Research published in the journal Archives of Suicide Research has revealed that people who self-harm often feel both positively and negatively about their behaviour
The study reveals that people who self-harm often don’t like the way their behaviour affects their lives and troubles those around them, it also helps them feel safe and secure.
Reasons behind self-harm
People who felt more positively about their self-harm were found to self-harm more frequently. In contrast, stronger negative feelings about self-injury were not related to how frequently this behaviour occurred, but they were related to feeling more shame.
Dr Peter Taylor from The University of Manchester said: “Non-suicidal self-injury: the intentional infliction of damage to one’s body without suicidal intent, is a major public health concern,”
“But there is a societal stigma attached to it – and we can often focus on the problems self-injury causes and the reasons why we feel someone should stop. This research highlights the importance of better understanding the personal reasons why a person might continue to self-injure.”
However, judgemental and critical attitudes from clinicians and the public towards people who self-injure are not uncommon.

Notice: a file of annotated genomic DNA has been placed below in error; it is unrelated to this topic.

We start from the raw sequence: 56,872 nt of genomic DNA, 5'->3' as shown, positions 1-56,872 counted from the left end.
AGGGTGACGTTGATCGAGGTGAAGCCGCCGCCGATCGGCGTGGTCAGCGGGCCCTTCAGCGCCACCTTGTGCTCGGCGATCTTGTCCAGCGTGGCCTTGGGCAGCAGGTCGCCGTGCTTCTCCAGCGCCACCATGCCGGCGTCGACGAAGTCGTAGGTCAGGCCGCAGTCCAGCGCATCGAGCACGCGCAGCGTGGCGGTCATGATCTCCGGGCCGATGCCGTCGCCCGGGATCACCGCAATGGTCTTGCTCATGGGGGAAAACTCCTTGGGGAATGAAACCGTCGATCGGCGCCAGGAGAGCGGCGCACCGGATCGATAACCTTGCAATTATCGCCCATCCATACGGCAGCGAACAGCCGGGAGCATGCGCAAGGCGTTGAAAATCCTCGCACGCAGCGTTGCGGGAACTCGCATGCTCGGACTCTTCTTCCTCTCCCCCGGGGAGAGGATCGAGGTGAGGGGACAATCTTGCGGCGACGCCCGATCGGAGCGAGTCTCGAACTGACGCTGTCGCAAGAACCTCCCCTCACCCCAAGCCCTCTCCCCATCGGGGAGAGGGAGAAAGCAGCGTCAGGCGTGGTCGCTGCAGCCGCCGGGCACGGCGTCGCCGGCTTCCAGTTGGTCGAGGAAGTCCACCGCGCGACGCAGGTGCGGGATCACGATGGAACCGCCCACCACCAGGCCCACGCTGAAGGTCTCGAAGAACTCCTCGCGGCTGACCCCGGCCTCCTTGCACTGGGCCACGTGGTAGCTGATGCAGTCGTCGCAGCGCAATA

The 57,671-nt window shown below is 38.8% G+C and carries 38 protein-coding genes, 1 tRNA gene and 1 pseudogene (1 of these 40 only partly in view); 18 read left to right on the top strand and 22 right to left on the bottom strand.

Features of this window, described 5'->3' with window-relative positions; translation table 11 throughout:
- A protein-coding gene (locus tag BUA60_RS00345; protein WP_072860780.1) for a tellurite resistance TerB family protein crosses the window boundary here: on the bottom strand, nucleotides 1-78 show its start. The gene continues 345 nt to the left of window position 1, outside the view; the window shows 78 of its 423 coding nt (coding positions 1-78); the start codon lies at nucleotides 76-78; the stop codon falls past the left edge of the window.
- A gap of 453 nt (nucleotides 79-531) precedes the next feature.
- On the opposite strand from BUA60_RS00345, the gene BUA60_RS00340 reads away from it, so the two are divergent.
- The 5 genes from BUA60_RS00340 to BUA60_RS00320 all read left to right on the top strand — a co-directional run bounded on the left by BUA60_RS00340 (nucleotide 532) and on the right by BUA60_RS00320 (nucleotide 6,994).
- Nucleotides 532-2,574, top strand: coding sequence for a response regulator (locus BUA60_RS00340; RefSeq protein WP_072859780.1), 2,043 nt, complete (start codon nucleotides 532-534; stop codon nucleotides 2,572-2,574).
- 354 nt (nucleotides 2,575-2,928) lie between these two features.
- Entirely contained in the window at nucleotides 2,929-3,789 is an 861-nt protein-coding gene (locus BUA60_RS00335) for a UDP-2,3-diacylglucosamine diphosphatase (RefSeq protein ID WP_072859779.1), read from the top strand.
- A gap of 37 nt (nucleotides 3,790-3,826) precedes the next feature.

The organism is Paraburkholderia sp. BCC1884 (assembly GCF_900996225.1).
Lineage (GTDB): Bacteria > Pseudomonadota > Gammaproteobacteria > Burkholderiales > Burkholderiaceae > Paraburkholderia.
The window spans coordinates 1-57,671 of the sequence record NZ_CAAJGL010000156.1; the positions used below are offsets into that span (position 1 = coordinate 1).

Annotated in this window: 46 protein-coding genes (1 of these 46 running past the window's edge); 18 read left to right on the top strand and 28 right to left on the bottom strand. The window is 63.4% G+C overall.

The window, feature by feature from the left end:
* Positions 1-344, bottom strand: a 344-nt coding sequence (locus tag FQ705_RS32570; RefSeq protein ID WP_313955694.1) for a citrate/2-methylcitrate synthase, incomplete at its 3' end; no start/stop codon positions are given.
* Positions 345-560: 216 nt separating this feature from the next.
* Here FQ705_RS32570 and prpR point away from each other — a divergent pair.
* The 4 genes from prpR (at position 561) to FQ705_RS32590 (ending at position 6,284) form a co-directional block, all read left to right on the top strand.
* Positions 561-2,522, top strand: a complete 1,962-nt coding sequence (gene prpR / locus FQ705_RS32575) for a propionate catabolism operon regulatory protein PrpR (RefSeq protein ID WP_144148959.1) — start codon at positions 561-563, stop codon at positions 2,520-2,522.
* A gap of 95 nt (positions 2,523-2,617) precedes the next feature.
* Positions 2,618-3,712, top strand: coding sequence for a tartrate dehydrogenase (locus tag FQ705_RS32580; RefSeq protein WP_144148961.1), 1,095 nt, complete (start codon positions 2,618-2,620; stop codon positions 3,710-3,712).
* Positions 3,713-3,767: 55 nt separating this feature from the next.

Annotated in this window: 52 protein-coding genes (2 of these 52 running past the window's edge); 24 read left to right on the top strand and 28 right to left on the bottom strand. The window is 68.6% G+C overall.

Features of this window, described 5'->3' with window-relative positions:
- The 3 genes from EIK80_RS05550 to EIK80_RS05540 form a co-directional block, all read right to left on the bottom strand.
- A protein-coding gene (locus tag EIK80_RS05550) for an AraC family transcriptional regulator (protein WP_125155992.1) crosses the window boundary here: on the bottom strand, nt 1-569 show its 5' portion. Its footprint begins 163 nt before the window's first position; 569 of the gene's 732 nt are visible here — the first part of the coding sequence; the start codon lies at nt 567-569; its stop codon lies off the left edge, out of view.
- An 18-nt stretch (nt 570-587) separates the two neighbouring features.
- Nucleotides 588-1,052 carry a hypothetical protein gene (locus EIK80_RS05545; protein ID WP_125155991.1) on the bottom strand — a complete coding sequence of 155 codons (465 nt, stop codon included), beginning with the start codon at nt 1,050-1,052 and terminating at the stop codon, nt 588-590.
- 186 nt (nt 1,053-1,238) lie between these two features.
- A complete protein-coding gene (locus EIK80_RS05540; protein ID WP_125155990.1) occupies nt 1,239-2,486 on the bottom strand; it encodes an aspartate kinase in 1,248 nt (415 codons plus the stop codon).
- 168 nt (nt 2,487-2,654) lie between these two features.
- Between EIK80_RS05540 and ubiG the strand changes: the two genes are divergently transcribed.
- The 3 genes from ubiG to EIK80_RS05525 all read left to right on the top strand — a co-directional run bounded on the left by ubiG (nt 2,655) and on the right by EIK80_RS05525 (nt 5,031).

Attitudes towards self-harm
Taylor explained: “Because we now know that these people find some comfort in what they do, we have a deeper understanding of why shaming is likely to have no effect – and could even make matters worse.”
“Far better to attempt to get to the root of this behaviour by understanding what drives it using recognised and proven psychological techniques.”
Cameron Latham, a mental health consultant with experience of self-harm said: “When I attended with self-inflicted injuries, it was never to get a lecture, unnecessary pain, or to panic people. I think my overriding need was for just a few minutes of kindness and care which I was unable to provide to myself.”
Measuring beliefs around self-harm
Studies have shown that around 17.2% of adolescents and 13.4% of young adults have engaged in non-suicidal self-injury at some point. This can include behaviours such as cutting or hitting oneself.
The study team, who sampled 650 people from the UK and US, developed a questionnaire to measure positive and negative beliefs about self-injury. People who endorsed positive beliefs self-injured approximately 2.7 times more often in the previous year, compared to those who disagreed that they had positive beliefs.
Talking therapies such as dialectical behavioural therapy and cognitive behavioural therapy have been shown to help many people who self-injure.